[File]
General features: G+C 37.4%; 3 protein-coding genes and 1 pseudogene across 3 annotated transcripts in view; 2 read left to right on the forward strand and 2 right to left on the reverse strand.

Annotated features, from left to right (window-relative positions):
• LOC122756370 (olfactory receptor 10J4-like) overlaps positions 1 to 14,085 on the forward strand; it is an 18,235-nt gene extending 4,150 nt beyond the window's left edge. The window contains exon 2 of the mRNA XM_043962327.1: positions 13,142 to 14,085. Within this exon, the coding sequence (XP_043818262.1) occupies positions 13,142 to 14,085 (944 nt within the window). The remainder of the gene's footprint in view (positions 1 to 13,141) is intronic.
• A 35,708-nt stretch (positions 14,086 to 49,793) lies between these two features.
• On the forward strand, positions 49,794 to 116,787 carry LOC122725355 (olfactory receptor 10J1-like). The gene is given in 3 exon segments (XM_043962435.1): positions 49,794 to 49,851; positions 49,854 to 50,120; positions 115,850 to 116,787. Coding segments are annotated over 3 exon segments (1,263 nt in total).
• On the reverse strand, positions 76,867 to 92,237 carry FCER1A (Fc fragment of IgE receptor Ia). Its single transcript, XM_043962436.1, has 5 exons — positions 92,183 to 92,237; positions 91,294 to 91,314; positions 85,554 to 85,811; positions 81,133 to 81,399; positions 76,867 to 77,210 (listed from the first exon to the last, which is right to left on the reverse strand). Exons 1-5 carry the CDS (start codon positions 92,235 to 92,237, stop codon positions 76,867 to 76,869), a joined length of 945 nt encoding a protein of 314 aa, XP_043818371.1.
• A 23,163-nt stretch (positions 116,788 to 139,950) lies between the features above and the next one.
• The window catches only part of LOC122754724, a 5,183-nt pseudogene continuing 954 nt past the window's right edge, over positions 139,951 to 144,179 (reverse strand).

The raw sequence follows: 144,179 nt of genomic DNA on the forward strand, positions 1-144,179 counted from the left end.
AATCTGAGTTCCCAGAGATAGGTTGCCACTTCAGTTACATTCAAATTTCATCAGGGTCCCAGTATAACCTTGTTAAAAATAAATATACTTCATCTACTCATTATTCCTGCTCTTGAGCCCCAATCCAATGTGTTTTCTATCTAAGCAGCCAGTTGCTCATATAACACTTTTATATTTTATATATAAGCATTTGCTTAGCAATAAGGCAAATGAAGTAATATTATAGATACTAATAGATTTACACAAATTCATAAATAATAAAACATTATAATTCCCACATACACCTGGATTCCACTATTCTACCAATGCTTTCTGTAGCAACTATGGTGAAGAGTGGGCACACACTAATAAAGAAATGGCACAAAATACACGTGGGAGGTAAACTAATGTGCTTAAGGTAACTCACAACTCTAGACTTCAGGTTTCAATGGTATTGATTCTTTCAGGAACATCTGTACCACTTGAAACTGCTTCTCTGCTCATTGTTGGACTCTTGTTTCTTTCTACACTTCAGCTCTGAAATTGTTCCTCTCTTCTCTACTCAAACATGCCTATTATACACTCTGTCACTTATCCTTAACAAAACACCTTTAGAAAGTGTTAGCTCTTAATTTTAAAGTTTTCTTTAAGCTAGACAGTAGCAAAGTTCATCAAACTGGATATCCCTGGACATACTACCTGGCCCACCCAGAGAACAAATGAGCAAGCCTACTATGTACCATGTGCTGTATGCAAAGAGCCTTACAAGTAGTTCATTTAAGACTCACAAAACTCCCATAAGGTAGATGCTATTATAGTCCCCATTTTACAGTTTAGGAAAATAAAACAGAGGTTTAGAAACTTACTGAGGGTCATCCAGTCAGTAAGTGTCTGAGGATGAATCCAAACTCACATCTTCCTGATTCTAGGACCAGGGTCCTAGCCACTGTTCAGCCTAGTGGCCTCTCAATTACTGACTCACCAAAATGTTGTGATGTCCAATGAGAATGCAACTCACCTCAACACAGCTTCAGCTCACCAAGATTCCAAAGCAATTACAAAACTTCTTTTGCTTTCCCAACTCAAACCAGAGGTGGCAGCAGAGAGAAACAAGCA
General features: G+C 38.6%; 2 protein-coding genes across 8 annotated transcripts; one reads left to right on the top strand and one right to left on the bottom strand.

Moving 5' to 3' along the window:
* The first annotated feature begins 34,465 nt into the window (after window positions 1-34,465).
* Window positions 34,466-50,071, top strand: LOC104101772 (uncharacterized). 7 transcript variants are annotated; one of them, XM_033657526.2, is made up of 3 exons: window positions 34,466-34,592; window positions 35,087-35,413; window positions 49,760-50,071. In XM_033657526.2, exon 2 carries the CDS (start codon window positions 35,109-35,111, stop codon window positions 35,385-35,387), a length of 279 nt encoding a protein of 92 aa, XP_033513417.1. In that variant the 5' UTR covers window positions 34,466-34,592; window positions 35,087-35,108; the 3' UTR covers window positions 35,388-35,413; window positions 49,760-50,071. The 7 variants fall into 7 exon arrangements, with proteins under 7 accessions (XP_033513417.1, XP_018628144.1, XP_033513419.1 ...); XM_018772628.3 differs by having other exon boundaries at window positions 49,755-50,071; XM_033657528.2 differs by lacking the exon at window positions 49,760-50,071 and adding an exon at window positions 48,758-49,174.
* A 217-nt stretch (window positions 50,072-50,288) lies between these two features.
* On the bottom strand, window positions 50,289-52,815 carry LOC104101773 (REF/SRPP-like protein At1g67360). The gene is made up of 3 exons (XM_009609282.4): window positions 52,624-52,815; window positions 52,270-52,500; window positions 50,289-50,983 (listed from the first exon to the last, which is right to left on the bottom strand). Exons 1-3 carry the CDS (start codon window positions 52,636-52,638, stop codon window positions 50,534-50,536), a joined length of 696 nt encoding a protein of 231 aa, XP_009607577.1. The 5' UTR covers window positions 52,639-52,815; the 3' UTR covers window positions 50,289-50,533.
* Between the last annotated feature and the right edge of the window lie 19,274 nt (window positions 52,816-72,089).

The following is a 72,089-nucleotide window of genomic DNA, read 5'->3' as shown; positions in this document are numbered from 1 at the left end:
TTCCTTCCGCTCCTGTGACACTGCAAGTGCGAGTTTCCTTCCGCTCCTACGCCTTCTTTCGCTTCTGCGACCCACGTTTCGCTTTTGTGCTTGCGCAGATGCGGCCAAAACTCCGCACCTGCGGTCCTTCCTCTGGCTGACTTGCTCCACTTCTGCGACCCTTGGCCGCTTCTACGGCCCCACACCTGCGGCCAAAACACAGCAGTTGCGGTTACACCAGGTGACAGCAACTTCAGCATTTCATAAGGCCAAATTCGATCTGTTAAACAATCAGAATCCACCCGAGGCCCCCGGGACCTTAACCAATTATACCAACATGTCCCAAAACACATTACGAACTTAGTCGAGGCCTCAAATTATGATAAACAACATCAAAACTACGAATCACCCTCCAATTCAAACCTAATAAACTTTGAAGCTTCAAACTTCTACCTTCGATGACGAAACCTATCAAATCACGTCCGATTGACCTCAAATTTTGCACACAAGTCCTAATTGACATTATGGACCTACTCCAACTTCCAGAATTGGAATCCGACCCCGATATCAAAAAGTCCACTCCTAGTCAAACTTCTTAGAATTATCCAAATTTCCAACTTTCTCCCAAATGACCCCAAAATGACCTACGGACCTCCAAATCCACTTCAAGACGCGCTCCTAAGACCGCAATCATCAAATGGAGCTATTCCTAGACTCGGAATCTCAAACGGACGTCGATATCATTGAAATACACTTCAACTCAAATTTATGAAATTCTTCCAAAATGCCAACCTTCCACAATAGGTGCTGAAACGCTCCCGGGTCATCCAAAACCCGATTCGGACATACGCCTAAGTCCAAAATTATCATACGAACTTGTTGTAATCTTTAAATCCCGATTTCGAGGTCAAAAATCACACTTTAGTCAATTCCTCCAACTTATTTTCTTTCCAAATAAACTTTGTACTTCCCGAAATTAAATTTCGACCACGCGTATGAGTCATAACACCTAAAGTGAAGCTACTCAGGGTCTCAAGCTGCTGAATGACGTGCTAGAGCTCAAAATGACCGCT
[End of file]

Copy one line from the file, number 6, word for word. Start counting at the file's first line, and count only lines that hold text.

• On the reverse strand, positions 76,867 to 92,237 carry FCER1A (Fc fragment of IgE receptor Ia). Its single transcript, XM_043962436.1, has 5 exons — positions 92,183 to 92,237; positions 91,294 to 91,314; positions 85,554 to 85,811; positions 81,133 to 81,399; positions 76,867 to 77,210 (listed from the first exon to the last, which is right to left on the reverse strand). Exons 1-5 carry the CDS (start codon positions 92,235 to 92,237, stop codon positions 76,867 to 76,869), a joined length of 945 nt encoding a protein of 314 aa, XP_043818371.1.